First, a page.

When booking our dream holiday, my wife and I eventually boiled down our selection of possible hotspot destinations to just two final contenders, Thailand or Dubai, two countries renowned for their decadence and seldom-rivalled opulence. We were determined to optimise our ‘once in a lifetime’ holiday, however, and in a joint effort to realise as many of our dreams as possible, we each agreed that it would be best to proceed uninhabited as we sought out as many cultural treasures as our fortnight abroad could possibly afford us.
But first we had to decide just where were we headed? My first choice was Thailand and then Dubai and conversely, hers were the same but in reverse order. Thailand’s appeal had less seedy powers of persuasion over my former younger self and now, approaching my mid-thirties, I came to realise that I was far more interested in the largely unknown, undiscovered aspects of the country, whatever they were. Nowadays, the glitz and glamorous allure of a hundred city-based bars had long seemingly faded away along with my lust-fuelled youth!
The hedonism of highly publicised places such as Phuket now held little appeal, but I felt certain that there must be more in hiding, just waiting to be discovered. A neighbour had told us about a remote place called Koh Kood, which apparently summed up the true essence of this spiritually significant country. And that’s all we knew; that and the fact that Koh Kood certainly served as no exception to Thailand’s stunning food and scenery, which is what we were both looking forward to more than anything else… that and a distinct lack of tourists!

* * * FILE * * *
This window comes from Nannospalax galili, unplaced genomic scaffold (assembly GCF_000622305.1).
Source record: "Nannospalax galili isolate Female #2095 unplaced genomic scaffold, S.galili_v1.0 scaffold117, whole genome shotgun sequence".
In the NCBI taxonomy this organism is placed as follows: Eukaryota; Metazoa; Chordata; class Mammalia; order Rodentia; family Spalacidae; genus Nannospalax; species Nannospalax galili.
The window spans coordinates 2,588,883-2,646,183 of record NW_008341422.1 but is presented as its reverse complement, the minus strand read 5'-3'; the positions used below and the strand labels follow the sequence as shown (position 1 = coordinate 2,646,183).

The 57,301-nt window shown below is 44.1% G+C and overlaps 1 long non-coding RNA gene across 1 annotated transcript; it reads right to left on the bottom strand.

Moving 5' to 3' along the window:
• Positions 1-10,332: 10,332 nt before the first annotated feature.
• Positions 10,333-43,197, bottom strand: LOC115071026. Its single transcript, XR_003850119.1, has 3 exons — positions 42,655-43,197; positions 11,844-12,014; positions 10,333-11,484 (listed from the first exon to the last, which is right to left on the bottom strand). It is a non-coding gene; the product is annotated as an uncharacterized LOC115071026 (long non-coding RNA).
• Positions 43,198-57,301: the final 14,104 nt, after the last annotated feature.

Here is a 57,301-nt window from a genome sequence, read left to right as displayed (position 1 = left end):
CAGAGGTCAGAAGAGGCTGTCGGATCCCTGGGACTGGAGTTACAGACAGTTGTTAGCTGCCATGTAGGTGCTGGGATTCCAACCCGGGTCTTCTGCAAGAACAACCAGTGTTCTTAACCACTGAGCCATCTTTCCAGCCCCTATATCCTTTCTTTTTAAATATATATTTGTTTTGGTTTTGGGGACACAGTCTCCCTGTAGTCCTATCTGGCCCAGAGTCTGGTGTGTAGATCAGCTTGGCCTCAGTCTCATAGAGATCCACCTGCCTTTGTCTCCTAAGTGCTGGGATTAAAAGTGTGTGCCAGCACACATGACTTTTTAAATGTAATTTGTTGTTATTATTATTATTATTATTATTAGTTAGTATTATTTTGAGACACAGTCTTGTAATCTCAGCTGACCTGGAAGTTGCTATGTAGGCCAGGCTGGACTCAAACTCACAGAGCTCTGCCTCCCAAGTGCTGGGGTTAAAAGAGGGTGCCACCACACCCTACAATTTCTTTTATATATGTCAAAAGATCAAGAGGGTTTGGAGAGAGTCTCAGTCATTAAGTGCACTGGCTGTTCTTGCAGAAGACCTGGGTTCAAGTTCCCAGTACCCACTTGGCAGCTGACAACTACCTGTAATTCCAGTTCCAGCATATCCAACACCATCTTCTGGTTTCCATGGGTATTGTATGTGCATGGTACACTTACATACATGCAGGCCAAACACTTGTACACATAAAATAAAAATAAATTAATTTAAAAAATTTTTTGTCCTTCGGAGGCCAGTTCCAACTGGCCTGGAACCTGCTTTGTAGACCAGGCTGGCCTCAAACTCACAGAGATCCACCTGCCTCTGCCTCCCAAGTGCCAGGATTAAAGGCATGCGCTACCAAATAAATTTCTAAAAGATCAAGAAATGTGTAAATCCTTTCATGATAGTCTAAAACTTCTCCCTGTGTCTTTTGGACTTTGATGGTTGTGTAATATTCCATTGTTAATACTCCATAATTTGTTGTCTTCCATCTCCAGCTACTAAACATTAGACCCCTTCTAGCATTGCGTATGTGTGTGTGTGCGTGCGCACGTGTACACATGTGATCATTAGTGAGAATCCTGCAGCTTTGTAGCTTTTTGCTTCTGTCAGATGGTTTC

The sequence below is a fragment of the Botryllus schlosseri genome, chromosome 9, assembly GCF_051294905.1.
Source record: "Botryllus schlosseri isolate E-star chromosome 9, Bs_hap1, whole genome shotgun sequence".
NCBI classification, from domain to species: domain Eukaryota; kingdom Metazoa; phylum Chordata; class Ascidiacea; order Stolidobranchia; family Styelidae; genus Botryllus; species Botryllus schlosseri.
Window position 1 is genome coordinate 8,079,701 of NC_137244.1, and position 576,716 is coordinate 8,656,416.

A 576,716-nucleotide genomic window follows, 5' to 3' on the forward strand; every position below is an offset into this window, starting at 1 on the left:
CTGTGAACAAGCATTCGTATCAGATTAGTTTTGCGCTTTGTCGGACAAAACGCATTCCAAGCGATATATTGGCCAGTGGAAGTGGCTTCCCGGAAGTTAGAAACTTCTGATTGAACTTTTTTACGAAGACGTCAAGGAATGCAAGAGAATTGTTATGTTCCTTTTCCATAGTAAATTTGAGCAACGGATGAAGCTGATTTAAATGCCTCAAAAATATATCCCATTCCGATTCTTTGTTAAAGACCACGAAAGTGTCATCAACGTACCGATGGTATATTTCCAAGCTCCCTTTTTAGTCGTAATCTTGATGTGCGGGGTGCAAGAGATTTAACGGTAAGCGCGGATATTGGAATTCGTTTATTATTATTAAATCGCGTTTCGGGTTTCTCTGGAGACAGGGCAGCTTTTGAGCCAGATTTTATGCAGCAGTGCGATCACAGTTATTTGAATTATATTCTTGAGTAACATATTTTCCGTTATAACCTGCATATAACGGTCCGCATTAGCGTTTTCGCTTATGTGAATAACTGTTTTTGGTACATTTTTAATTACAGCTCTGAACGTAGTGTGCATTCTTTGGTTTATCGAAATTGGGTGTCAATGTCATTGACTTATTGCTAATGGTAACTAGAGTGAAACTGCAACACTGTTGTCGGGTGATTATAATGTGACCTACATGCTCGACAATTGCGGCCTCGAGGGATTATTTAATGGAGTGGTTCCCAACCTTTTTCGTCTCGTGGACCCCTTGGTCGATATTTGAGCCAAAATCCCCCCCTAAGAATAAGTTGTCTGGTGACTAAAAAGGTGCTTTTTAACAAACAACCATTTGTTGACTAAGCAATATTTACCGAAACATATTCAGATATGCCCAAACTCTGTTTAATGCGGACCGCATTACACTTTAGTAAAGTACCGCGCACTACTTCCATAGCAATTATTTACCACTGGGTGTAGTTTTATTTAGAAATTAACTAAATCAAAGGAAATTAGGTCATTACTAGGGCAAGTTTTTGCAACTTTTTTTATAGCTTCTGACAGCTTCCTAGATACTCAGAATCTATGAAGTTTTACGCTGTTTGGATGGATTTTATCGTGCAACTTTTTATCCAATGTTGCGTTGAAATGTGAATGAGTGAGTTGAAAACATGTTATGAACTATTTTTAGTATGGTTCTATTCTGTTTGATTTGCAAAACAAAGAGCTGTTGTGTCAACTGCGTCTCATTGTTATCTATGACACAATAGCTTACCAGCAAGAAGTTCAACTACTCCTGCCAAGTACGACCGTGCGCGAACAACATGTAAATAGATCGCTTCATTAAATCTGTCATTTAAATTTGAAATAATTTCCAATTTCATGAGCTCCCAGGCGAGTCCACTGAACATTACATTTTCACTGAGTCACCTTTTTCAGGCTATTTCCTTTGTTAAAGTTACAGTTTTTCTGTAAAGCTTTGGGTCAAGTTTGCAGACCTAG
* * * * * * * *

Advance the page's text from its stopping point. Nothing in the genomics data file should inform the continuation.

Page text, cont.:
Then there was Dubai, which in our minds at least, was a country whose over-the-top exhibitionism could only be rivalled by Thailand and the comparable wealth of opportunities it holds for your senses to succumb to the surrounding seductive atmosphere. Neither of us was looking for retail therapy from our holiday and we knew that we were practically being sacrilegious in avoiding the ‘bright lights and big city’ culture, but standing amidst the undeniably impressive multi-billion dollar skyscrapers with a multitude of shiny people didn’t sound like our idea of fun at all.
Being relatively well informed, we were quite intrigued about the oil-based transformation Dubai had undergone in its rich history as a former trade capital, chief oil supplier and onward to today as it becomes one of the world leaders in today’s global construction game. We really wanted to see the flipside to Dubai’s unabashed display of wealth, and my wife was particularly keen to visit a traditional marketplace and to stray from the beaten track in order to find a famous restoration site called Bastakiya in Old Dubai. And yes, we really fancied trying a proper curry, Indian or otherwise!
So, where did we end up you might ask; well as it happens we went ahead and booked our Thai holiday with Hayes & Jarvis, before postponing it until 2013, when we’re also considering booking our Hayes and Jarvis Dubai holiday. Taking a month out of the same year to explore unchartered yet idyllic territory does sound even more enjoyable than two separate holidays in two different years, right?